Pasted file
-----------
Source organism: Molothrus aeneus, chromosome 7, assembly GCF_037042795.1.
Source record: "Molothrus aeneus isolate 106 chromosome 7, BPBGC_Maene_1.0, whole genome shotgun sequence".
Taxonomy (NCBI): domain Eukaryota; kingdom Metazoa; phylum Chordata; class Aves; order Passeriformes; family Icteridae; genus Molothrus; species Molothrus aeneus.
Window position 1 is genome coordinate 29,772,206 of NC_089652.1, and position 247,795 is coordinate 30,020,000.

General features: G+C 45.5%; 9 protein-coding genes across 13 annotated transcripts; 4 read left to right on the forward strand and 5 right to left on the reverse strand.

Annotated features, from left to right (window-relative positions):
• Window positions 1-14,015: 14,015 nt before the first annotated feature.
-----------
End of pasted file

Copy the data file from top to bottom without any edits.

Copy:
Source organism: Molothrus aeneus, chromosome 7, assembly GCF_037042795.1.
Source record: "Molothrus aeneus isolate 106 chromosome 7, BPBGC_Maene_1.0, whole genome shotgun sequence".
Taxonomy (NCBI): domain Eukaryota; kingdom Metazoa; phylum Chordata; class Aves; order Passeriformes; family Icteridae; genus Molothrus; species Molothrus aeneus.
Window position 1 is genome coordinate 29,772,206 of NC_089652.1, and position 247,795 is coordinate 30,020,000.

General features: G+C 45.5%; 9 protein-coding genes across 13 annotated transcripts; 4 read left to right on the forward strand and 5 right to left on the reverse strand.

Annotated features, from left to right (window-relative positions):
• Window positions 1-14,015: 14,015 nt before the first annotated feature.